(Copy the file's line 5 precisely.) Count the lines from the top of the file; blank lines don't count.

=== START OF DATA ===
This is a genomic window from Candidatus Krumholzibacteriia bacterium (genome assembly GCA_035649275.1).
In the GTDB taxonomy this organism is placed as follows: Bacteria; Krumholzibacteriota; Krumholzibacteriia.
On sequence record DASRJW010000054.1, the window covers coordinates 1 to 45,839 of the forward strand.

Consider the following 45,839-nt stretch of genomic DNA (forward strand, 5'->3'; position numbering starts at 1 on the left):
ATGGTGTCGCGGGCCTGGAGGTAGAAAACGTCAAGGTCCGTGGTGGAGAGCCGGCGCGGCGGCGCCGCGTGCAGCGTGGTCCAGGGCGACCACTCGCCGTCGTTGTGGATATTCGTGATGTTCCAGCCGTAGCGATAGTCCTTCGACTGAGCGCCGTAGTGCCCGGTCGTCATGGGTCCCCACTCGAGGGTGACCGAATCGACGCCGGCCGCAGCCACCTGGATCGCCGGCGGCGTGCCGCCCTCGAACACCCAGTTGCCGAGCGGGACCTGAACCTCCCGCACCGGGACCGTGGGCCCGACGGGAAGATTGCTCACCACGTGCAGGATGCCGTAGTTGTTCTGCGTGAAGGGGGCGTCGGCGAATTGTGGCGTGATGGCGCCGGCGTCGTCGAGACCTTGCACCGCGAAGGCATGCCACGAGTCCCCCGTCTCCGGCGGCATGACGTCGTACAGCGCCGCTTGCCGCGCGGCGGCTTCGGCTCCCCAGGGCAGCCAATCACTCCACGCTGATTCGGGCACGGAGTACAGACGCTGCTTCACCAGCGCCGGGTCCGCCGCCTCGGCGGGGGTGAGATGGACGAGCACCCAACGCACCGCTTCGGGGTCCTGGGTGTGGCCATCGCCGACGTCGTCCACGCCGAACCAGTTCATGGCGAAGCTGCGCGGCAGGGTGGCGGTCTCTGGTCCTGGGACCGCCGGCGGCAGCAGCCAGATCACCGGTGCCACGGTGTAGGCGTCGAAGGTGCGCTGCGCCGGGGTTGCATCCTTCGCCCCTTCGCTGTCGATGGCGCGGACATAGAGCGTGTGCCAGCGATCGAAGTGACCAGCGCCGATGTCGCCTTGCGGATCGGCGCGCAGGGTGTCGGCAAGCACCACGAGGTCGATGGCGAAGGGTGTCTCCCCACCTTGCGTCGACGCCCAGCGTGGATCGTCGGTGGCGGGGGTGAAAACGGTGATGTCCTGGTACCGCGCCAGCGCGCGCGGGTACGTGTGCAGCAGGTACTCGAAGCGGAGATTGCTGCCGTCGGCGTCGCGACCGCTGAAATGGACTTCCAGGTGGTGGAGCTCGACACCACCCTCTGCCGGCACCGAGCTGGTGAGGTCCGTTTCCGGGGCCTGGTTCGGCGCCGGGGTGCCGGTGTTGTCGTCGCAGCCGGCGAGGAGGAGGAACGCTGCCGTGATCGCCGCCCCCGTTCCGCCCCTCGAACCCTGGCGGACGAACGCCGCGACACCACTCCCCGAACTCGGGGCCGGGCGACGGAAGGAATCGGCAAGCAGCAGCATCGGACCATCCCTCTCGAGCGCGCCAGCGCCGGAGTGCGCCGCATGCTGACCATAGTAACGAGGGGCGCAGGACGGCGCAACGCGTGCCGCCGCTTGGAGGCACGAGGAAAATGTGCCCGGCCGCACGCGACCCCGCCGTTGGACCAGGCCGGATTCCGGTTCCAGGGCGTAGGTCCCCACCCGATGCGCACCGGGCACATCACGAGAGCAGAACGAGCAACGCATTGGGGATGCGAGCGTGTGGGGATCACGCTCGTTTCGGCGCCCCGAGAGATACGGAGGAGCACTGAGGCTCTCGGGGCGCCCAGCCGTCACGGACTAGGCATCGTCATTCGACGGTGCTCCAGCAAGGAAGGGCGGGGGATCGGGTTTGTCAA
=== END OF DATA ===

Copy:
ATGGTGTCGCGGGCCTGGAGGTAGAAAACGTCAAGGTCCGTGGTGGAGAGCCGGCGCGGCGGCGCCGCGTGCAGCGTGGTCCAGGGCGACCACTCGCCGTCGTTGTGGATATTCGTGATGTTCCAGCCGTAGCGATAGTCCTTCGACTGAGCGCCGTAGTGCCCGGTCGTCATGGGTCCCCACTCGAGGGTGACCGAATCGACGCCGGCCGCAGCCACCTGGATCGCCGGCGGCGTGCCGCCCTCGAACACCCAGTTGCCGAGCGGGACCTGAACCTCCCGCACCGGGACCGTGGGCCCGACGGGAAGATTGCTCACCACGTGCAGGATGCCGTAGTTGTTCTGCGTGAAGGGGGCGTCGGCGAATTGTGGCGTGATGGCGCCGGCGTCGTCGAGACCTTGCACCGCGAAGGCATGCCACGAGTCCCCCGTCTCCGGCGGCATGACGTCGTACAGCGCCGCTTGCCGCGCGGCGGCTTCGGCTCCCCAGGGCAGCCAATCACTCCACGCTGATTCGGGCACGGAGTACAGACGCTGCTTCACCAGCGCCGGGTCCGCCGCCTCGGCGGGGGTGAGATGGACGAGCACCCAACGCACCGCTTCGGGGTCCTGGGTGTGGCCATCGCCGACGTCGTCCACGCCGAACCAGTTCATGGCGAAGCTGCGCGGCAGGGTGGCGGTCTCTGGTCCTGGGACCGCCGGCGGCAGCAGCCAGATCACCGGTGCCACGGTGTAGGCGTCGAAGGTGCGCTGCGCCGGGGTTGCATCCTTCGCCCCTTCGCTGTCGATGGCGCGGACATAGAGCGTGTGCCAGCGATCGAAGTGACCAGCGCCGATGTCGCCTTGCGGATCGGCGCGCAGGGTGTCGGCAAGCACCACGAGGTCGATGGCGAAGGGTGTCTCCCCACCTTGCGTCGACGCCCAGCGTGGATCGTCGGTGGCGGGGGTGAAAACGGTGATGTCCTGGTACCGCGCCAGCGCGCGCGGGTACGTGTGCAGCAGGTACTCGAAGCGGAGATTGCTGCCGTCGGCGTCGCGACCGCTGAAATGGACTTCCAGGTGGTGGAGCTCGACACCACCCTCTGCCGGCACCGAGCTGGTGAGGTCCGTTTCCGGGGCCTGGTTCGGCGCCGGGGTGCCGGTGTTGTCGTCGCAGCCGGCGAGGAGGAGGAACGCTGCCGTGATCGCCGCCCCCGTTCCGCCCCTCGAACCCTGGCGGACGAACGCCGCGACACCACTCCCCGAACTCGGGGCCGGGCGACGGAAGGAATCGGCAAGCAGCAGCATCGGACCATCCCTCTCGAGCGCGCCAGCGCCGGAGTGCGCCGCATGCTGACCATAGTAACGAGGGGCGCAGGACGGCGCAACGCGTGCCGCCGCTTGGAGGCACGAGGAAAATGTGCCCGGCCGCACGCGACCCCGCCGTTGGACCAGGCCGGATTCCGGTTCCAGGGCGTAGGTCCCCACCCGATGCGCACCGGGCACATCACGAGAGCAGAACGAGCAACGCATTGGGGATGCGAGCGTGTGGGGATCACGCTCGTTTCGGCGCCCCGAGAGATACGGAGGAGCACTGAGGCTCTCGGGGCGCCCAGCCGTCACGGACTAGGCATCGTCATTCGACGGTGCTCCAGCAAGGAAGGGCGGGGGATCGGGTTTGTCAA